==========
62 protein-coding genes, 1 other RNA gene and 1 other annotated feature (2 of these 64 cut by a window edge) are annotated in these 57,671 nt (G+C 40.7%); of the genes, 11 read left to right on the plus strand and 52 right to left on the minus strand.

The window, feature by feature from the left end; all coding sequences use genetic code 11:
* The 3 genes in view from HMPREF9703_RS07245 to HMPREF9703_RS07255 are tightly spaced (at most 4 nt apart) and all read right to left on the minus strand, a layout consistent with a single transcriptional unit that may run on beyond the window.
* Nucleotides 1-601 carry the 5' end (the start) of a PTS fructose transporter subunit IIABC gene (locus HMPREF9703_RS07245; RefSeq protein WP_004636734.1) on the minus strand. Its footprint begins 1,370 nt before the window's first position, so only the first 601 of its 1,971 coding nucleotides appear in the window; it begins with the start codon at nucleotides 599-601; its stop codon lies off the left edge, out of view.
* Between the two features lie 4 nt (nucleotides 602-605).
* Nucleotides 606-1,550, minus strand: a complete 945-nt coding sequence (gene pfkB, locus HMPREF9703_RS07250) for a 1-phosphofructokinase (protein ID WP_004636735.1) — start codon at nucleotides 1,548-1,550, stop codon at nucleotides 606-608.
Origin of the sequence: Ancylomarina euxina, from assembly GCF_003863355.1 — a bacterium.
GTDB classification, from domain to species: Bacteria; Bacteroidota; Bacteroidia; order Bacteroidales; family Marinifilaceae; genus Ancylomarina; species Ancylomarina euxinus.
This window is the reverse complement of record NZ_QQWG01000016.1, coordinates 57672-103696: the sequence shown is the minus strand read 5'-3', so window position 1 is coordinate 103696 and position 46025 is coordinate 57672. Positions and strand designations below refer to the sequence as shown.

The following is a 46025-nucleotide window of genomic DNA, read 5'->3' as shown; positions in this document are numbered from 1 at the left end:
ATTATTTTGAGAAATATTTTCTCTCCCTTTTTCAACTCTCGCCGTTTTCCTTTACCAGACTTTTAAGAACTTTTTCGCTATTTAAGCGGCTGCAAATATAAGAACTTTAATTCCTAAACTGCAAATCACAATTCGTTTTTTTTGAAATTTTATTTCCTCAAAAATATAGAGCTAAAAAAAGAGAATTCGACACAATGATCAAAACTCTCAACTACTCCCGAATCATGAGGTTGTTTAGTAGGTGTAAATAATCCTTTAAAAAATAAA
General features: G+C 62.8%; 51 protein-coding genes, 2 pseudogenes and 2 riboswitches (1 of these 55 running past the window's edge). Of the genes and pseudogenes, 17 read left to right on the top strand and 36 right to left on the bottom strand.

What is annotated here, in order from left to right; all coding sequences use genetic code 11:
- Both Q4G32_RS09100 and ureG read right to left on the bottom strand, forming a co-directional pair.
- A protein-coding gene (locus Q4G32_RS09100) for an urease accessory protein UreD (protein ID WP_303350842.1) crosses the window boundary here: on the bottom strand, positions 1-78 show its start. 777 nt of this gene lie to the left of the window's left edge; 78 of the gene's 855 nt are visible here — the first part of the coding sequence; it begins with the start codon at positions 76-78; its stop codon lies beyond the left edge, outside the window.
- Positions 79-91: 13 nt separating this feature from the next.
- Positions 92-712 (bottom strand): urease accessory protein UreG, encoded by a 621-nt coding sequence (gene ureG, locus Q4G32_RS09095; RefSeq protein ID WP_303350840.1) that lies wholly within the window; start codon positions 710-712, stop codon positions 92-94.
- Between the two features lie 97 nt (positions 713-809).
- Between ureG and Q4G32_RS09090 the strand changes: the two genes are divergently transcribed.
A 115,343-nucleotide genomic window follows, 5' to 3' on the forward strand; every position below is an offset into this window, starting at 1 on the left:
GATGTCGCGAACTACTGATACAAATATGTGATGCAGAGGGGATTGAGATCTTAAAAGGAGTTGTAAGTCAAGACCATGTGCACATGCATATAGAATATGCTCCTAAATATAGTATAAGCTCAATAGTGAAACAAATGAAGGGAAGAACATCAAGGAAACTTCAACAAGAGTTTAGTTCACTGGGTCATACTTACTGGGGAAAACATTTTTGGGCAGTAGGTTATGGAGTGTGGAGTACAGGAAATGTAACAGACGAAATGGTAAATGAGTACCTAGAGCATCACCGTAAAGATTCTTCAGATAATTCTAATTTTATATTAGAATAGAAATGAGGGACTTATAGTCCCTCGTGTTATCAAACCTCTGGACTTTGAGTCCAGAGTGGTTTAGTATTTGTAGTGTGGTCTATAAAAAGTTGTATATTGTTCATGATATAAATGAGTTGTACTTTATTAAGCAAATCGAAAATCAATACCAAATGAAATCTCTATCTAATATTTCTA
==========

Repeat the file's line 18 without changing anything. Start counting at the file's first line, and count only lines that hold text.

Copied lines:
- Between the two features lie 97 nt (positions 713-809).